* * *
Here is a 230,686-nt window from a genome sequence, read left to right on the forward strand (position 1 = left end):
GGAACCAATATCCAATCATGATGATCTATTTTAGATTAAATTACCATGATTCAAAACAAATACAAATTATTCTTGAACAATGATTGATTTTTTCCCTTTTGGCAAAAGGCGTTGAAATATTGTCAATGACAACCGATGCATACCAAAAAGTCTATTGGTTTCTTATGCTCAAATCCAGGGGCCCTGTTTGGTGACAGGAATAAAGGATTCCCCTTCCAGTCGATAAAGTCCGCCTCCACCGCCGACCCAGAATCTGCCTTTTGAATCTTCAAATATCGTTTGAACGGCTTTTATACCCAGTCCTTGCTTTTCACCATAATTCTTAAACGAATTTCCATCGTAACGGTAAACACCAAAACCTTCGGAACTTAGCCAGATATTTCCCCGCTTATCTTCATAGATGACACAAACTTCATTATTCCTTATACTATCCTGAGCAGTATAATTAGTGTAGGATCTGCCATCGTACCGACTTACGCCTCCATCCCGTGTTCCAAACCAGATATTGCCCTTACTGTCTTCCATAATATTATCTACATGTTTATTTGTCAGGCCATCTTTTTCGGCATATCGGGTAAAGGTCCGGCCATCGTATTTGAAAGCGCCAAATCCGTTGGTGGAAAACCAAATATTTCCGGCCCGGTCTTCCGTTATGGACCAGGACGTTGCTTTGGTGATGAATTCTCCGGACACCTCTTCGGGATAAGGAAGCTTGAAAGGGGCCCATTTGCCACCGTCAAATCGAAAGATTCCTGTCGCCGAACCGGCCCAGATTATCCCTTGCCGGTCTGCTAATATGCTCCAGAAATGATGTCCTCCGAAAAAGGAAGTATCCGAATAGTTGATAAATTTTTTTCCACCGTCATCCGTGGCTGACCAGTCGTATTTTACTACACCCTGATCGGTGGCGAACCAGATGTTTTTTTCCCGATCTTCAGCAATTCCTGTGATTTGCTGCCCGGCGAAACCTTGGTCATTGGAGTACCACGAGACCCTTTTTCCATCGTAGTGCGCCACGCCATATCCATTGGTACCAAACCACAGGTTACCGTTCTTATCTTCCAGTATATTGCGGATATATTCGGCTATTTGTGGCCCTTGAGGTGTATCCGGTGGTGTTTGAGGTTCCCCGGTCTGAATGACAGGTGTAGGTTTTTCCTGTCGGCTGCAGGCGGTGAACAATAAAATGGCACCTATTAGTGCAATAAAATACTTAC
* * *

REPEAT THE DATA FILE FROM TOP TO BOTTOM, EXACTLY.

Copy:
Here is a 230,686-nt window from a genome sequence, read left to right on the forward strand (position 1 = left end):
GGAACCAATATCCAATCATGATGATCTATTTTAGATTAAATTACCATGATTCAAAACAAATACAAATTATTCTTGAACAATGATTGATTTTTTCCCTTTTGGCAAAAGGCGTTGAAATATTGTCAATGACAACCGATGCATACCAAAAAGTCTATTGGTTTCTTATGCTCAAATCCAGGGGCCCTGTTTGGTGACAGGAATAAAGGATTCCCCTTCCAGTCGATAAAGTCCGCCTCCACCGCCGACCCAGAATCTGCCTTTTGAATCTTCAAATATCGTTTGAACGGCTTTTATACCCAGTCCTTGCTTTTCACCATAATTCTTAAACGAATTTCCATCGTAACGGTAAACACCAAAACCTTCGGAACTTAGCCAGATATTTCCCCGCTTATCTTCATAGATGACACAAACTTCATTATTCCTTATACTATCCTGAGCAGTATAATTAGTGTAGGATCTGCCATCGTACCGACTTACGCCTCCATCCCGTGTTCCAAACCAGATATTGCCCTTACTGTCTTCCATAATATTATCTACATGTTTATTTGTCAGGCCATCTTTTTCGGCATATCGGGTAAAGGTCCGGCCATCGTATTTGAAAGCGCCAAATCCGTTGGTGGAAAACCAAATATTTCCGGCCCGGTCTTCCGTTATGGACCAGGACGTTGCTTTGGTGATGAATTCTCCGGACACCTCTTCGGGATAAGGAAGCTTGAAAGGGGCCCATTTGCCACCGTCAAATCGAAAGATTCCTGTCGCCGAACCGGCCCAGATTATCCCTTGCCGGTCTGCTAATATGCTCCAGAAATGATGTCCTCCGAAAAAGGAAGTATCCGAATAGTTGATAAATTTTTTTCCACCGTCATCCGTGGCTGACCAGTCGTATTTTACTACACCCTGATCGGTGGCGAACCAGATGTTTTTTTCCCGATCTTCAGCAATTCCTGTGATTTGCTGCCCGGCGAAACCTTGGTCATTGGAGTACCACGAGACCCTTTTTCCATCGTAGTGCGCCACGCCATATCCATTGGTACCAAACCACAGGTTACCGTTCTTATCTTCCAGTATATTGCGGATATATTCGGCTATTTGTGGCCCTTGAGGTGTATCCGGTGGTGTTTGAGGTTCCCCGGTCTGAATGACAGGTGTAGGTTTTTCCTGTCGGCTGCAGGCGGTGAACAATAAAATGGCACCTATTAGTGCAATAAAATACTTAC